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Object snap tracking: This feature extends running object snaps so that you can locate points based on more than one object snap point. For example, you can pick a point at the center of a square by tracking to the midpoints of two perpendicular sides.
Polar tracking: When you turn on polar tracking, the crosshairs jump to increments of the angle you selected. When the crosshairs jump, a tooltip label starting with Polar: appears. Right-click the POLAR button on the status bar and choose the Settings option to display the Polar Tracking tab on the Drafting Settings dialog box. Select an angle from the Increment Angle drop-down list and then click OK. Click the POLAR button on the status bar or press F10 to toggle polar tracking mode off and on.
Polar snap: You can force polar tracking to jump to specific incremental distances along the tracking angles by changing the snap type from grid snap to polar snap. For example, if you turn on polar tracking and set it to 45 degrees and turn on polar snap and set it to 2 units, polar tracking
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jumps to points that are at angle increments of 45 degrees and distance increments of 2 units from the previous point. Polar snap has a similar effect on object snap tracking.
To activate polar snap, follow these steps:
1. Right-click the SNAP button on the status bar.
2. Choose the Settings option.
The Snap and Grid tab on the Drafting Settings dialog box appears.
3. Click the Polar Snap radio button, type a distance in the Polar Distance text box, and then click OK.
When you want to return to ordinary rectangular snap, as described at the beginning of this list, select the Grid Snap radio button in the Drafting Settings dialog box.
^ Temporary overrides: Settings such as SNAP, ORTHO, and POLAR remain on until you turn them off. You can also use temporary overrides, which last only as long as you hold down their key or key combination. For example, with ortho turned off, holding down the Shift key puts AutoCAD into a temporary ortho mode for as long as you press Shift. For additional information, look up “temporary override keys” in the online help system.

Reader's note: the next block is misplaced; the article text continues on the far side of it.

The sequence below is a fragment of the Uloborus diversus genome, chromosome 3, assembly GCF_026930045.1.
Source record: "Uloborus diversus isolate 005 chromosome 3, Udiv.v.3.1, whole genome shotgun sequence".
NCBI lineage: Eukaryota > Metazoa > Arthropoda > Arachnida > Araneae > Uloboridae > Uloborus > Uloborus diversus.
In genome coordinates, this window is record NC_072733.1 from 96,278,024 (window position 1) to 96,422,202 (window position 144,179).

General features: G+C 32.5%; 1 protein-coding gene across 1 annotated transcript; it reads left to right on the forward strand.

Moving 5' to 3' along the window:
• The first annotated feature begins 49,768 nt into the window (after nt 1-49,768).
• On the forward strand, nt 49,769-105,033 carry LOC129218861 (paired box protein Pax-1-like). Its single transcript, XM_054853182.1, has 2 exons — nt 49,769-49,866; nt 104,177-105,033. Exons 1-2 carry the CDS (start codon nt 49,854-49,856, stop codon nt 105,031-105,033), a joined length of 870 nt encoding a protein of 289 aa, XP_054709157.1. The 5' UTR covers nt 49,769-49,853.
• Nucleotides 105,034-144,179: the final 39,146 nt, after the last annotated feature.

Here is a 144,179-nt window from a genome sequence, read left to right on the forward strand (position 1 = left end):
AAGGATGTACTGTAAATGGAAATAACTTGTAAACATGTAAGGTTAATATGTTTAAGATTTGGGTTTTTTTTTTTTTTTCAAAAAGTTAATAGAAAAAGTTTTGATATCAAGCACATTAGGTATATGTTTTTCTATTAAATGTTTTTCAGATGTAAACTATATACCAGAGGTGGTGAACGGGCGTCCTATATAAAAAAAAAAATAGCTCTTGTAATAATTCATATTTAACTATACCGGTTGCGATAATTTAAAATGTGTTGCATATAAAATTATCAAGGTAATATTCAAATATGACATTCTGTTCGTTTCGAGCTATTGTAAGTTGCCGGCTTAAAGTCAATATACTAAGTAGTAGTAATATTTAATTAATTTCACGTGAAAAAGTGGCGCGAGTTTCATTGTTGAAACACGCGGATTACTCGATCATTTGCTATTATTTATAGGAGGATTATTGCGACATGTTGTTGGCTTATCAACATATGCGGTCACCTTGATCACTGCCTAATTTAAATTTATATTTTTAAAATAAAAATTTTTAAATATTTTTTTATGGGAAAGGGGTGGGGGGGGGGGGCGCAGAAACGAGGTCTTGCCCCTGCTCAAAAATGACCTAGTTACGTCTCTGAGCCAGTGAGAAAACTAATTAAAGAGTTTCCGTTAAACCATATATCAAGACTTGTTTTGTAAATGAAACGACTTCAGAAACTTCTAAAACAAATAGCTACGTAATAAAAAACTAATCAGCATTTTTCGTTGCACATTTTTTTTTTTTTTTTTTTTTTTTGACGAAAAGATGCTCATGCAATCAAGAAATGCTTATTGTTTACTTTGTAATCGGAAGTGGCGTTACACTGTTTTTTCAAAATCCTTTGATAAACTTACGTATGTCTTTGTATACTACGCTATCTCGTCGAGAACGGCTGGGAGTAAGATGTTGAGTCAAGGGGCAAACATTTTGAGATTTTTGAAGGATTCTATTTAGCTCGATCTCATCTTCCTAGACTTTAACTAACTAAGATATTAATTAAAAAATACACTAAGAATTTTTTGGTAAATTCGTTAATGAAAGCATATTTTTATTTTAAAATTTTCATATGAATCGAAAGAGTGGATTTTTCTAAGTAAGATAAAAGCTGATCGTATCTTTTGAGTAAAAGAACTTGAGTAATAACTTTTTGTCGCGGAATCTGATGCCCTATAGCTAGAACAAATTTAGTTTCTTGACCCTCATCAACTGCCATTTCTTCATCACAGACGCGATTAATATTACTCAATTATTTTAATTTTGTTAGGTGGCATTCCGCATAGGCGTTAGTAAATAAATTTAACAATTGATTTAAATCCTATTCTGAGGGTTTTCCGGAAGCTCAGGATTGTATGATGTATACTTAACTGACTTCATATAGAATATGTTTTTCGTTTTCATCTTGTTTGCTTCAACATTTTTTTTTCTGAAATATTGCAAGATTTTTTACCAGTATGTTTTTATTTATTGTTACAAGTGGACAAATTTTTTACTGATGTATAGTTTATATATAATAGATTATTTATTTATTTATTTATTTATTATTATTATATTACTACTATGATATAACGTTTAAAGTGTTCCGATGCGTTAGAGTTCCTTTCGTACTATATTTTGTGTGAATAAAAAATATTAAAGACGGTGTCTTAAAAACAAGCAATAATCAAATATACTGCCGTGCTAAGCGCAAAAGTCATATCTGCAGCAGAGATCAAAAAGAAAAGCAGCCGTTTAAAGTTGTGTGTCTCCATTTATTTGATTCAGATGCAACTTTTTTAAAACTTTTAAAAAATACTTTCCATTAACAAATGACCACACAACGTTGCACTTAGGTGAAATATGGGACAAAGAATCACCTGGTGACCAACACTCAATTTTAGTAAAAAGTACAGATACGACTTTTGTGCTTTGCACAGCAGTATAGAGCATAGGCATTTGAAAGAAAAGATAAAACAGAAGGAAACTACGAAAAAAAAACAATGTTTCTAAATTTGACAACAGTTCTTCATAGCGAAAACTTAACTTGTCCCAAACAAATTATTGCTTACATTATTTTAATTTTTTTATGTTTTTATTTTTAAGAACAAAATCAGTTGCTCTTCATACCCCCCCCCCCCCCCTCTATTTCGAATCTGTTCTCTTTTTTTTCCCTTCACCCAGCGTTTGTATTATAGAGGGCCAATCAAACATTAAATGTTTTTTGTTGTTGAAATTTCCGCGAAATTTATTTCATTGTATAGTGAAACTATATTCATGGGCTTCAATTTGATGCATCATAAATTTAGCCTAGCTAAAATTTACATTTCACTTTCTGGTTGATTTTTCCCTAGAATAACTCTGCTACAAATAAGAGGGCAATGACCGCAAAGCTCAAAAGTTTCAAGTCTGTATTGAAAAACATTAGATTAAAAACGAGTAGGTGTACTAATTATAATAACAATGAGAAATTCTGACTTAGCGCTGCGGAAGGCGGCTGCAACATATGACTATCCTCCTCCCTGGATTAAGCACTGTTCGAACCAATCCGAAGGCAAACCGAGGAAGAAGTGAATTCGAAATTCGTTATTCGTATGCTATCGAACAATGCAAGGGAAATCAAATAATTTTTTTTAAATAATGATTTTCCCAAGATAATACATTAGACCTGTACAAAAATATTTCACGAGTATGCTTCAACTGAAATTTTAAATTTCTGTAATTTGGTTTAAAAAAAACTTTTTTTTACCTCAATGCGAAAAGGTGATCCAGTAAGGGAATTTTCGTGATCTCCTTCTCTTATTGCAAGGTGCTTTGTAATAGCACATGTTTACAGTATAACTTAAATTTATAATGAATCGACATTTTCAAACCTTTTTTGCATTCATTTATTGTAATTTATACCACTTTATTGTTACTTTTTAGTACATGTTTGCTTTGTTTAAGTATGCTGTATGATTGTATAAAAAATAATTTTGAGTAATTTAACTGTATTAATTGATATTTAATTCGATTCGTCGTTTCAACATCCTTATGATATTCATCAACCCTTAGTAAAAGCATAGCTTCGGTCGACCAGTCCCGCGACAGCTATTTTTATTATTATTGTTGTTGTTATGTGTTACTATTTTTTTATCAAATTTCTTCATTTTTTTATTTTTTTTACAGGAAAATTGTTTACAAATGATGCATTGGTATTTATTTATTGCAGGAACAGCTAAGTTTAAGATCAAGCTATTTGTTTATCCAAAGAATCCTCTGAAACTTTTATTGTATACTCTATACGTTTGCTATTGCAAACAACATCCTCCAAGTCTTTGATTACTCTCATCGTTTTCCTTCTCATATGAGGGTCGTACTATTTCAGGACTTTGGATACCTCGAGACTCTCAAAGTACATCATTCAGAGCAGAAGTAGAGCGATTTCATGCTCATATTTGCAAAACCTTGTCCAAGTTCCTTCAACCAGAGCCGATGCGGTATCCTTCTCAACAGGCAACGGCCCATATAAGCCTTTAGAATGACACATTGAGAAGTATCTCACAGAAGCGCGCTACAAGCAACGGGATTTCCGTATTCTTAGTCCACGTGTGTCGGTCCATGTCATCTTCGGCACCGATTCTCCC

If you’re new to AutoCAD, its wide range of precision tools probably seems overwhelming at this point. Rest assured that there’s more than one way to skin a cat precisely (with cats, accuracy is unimportant), and not everyone needs to understand all the ways. You can make perfectly precise drawings with a subset of AutoCAD’s precision tools. We recommend these steps:
1. Get comfortable with typing coordinates, ortho mode, direct distance entry, and object snap overrides.
2. Become familiar with running object snaps and try Snap mode.
3. After you have all these precision features under your belt, feel free to experiment with polar tracking, polar snap, and object snap tracking.
It’s easy to confuse the names of the snap and object snap (osnap) features. Remember that snap limits the crosshairs to locations whose coordinates are multiples of the current snap spacing. Object snap (osnap) enables you to grab points on existing objects, whether those points happen to correspond with the snap spacing or not.
Where to Draw the Line
In This Chapter
^ Drawing with the AutoCAD drawing commands ^ Lining up for lines and polylines ^ Closing up with rectangles and polygons ^ Rounding the curves with circles, arcs, splines, and clouds ^ Dabbling in ellipses and donuts ^ Making your points
Лs you probably remember from your crayon and coloring book days, drawing stuff is fun. CAD imposes a little more discipline, but drawing AutoCAD objects is still fun. In computer-aided drafting, you usually start by drawing geometry — shapes such as lines, circles, rectangles, and so on — that represent the real-world object that you’re documenting. This chapter shows you how to draw geometry.
After you’ve created some geometry, you’ll probably need to add some dimensions, text, and hatching, but those elements come later (in Part III of this book). Your first task is to get the geometry right; then you can worry about labeling things.
Drawing geometry properly in AutoCAD depends on paying attention to object properties and the precision of the points that you specify to create the objects. We cover these matters in Chapter 5, so if you eagerly jumped to this chapter to get right to the fun stuff, take a moment to review that chapter first.
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Introducing the AutoCAD Drawing Commands
For descriptive purposes, this chapter divides the drawing commands into three groups:
Straight lines and objects composed of straight lines
Table 6-1 offers an overview of most of the drawing commands in AutoCAD, without the 3D-related commands. It describes the commands’ major options and shows you how to access them from the command line, the Draw menu, and the Draw toolbar. (Don’t worry if not all the terms in the table are familiar to you; they become clear as you read through the chapter and use the commands.)